Some might wonder why we need the Clean Power Plan if GHG emissions are already dropping. The short answer is that, without it, according to U.S. Energy Information Administration scenarios, further reductions could stall and CO2 emissions from power plants are projected to increase.

Hurricane Matthew Hits

Also capturing headlines that first week of October was Hurricane Matthew. After battering the Bahamas and killing more than 1,000 people in Haiti, it hit the southeast U.S. and killed more than 30 by the end of the weekend. Storm surges up to 5 feet caused flooding in North Carolina, where 1,000 people had to be rescued. Florida Power & Light (FPL) shut down its St. Lucie nuclear power plant the morning of October 6 in anticipation of the hurricane. The utility predicted that half of its 4.8 million customers could lose power; about 150,000 FPL customers actually lost power temporarily, but almost a million lost power throughout the state.

Although most scientists remain cautious about attributing a particular storm or its intensity directly to climate change, they do agree that Earth’s warming air and ocean temperatures create the conditions for more intense weather events. The more exceptional storms and hurricanes the power industry has to deal with, the greater the cost—not just to infrastructure but potentially to lives as well.

Finding the Right Balance

After announcing the Canadian carbon tax, Trudeau, who leads the Liberal Party, was quoted as saying, “We have the Conservative Party thinking we go too far, we have the [New Democratic Party] thinking we’re not going far enough.” He continued, “I think—like most Canadians will think—that we have got the right balance.”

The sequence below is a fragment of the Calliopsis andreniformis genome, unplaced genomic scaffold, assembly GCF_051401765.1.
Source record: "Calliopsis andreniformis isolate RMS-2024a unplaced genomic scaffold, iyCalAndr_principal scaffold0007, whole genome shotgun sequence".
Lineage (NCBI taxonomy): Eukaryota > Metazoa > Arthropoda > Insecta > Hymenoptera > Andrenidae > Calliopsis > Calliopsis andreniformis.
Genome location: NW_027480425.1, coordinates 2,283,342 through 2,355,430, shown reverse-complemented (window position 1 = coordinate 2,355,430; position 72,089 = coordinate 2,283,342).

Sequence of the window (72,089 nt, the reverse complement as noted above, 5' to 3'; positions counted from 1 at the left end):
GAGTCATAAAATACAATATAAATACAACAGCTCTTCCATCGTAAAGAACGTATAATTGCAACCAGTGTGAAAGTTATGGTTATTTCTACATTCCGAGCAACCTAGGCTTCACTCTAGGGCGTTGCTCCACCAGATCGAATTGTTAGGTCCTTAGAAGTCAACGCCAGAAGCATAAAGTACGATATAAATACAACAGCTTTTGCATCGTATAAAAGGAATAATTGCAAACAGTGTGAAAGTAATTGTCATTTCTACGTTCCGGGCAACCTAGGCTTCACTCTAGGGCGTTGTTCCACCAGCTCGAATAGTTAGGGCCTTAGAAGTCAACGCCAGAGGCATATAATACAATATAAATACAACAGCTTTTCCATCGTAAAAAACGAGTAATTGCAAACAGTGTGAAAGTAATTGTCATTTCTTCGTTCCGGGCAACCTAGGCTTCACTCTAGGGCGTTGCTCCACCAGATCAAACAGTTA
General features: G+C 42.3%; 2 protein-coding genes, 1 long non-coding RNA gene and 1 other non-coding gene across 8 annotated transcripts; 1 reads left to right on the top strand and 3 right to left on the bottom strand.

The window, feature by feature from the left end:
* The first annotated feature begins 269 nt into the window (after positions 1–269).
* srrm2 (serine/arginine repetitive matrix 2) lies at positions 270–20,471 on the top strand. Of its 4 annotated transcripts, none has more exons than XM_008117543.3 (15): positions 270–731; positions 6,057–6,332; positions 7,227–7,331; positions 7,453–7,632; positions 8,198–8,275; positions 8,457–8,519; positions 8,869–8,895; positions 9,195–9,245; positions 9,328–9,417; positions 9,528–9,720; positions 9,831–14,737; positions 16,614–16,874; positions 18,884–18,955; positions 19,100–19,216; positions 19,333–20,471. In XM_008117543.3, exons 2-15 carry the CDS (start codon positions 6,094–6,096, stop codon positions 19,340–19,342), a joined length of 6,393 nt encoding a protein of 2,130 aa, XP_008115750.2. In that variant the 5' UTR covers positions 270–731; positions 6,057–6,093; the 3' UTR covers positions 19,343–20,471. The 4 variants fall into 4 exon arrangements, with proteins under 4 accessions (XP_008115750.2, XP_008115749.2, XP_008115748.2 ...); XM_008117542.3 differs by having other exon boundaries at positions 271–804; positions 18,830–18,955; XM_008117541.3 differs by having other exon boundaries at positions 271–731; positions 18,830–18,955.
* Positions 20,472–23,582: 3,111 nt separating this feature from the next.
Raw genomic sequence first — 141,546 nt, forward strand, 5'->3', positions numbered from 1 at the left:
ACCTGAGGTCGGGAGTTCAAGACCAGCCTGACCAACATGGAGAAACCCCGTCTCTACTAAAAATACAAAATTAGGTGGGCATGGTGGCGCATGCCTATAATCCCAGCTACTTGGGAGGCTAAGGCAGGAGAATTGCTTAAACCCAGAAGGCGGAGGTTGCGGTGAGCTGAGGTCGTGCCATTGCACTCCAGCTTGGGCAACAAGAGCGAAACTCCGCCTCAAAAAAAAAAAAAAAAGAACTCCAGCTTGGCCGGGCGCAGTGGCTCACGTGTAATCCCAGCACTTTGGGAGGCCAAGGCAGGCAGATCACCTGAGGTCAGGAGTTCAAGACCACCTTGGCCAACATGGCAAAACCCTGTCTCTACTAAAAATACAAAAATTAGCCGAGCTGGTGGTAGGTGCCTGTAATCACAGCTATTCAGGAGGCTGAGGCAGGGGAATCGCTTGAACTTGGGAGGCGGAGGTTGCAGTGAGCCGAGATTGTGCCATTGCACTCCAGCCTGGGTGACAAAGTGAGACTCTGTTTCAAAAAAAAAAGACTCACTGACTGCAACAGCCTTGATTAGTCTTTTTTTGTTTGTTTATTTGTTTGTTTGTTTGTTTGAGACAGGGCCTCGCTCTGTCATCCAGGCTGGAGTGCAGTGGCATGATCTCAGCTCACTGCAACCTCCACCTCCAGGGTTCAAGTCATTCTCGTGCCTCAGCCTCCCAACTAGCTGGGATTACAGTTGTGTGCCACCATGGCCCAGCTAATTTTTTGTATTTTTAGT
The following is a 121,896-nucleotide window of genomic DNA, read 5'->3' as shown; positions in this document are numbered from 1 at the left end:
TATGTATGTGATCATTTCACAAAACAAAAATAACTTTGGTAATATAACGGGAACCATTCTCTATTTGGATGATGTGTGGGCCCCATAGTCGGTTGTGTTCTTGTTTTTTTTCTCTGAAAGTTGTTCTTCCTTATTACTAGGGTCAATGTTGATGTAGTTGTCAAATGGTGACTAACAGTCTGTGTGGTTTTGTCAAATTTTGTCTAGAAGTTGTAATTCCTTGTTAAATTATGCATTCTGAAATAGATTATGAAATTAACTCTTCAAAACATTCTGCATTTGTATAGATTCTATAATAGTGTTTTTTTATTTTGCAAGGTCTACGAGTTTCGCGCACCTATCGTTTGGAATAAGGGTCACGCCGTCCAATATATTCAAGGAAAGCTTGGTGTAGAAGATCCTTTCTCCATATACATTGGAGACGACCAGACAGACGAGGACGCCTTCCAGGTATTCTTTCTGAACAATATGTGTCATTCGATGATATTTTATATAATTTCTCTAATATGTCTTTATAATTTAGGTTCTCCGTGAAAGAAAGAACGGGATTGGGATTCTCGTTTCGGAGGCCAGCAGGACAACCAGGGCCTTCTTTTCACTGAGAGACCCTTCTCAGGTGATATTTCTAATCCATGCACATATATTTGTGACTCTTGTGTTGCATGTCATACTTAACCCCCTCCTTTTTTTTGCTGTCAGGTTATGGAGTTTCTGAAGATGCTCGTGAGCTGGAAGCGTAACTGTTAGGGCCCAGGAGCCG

Well-informed people of good intentions in all countries can disagree about how to achieve the right balance, but taking no counterbalancing action is irresponsible. Will governments and industries move rapidly and wisely enough to forestall the worst damage from climate change—including damage to power infrastructure? That depends on everyone’s willingness to consider new ways of doing business.

Even the fossil fuel industry can be part of the solution. On one extreme are those who want to continue extracting fossil fuels as fast as possible; at the other are those who want to leave all remaining fossil fuels in the ground. Somewhere in the middle is an effort by industry outsider Tom Clarke to mine coal from bankrupt Patriot Coal operations, remediate mining-scarred land by planting trees to absorb CO2, and sell the coal bundled with carbon credits—thereby saving miners’ jobs. (See the Bloomberg Businessweek article at http://bloom.bg/1PzZgu3.) This plan alone won’t sufficiently mitigate the effects of burning the mined coal, but it’s at least a worthwhile rebalancing effort. ■

Gail Reitenbach, PhD is POWER’s editor.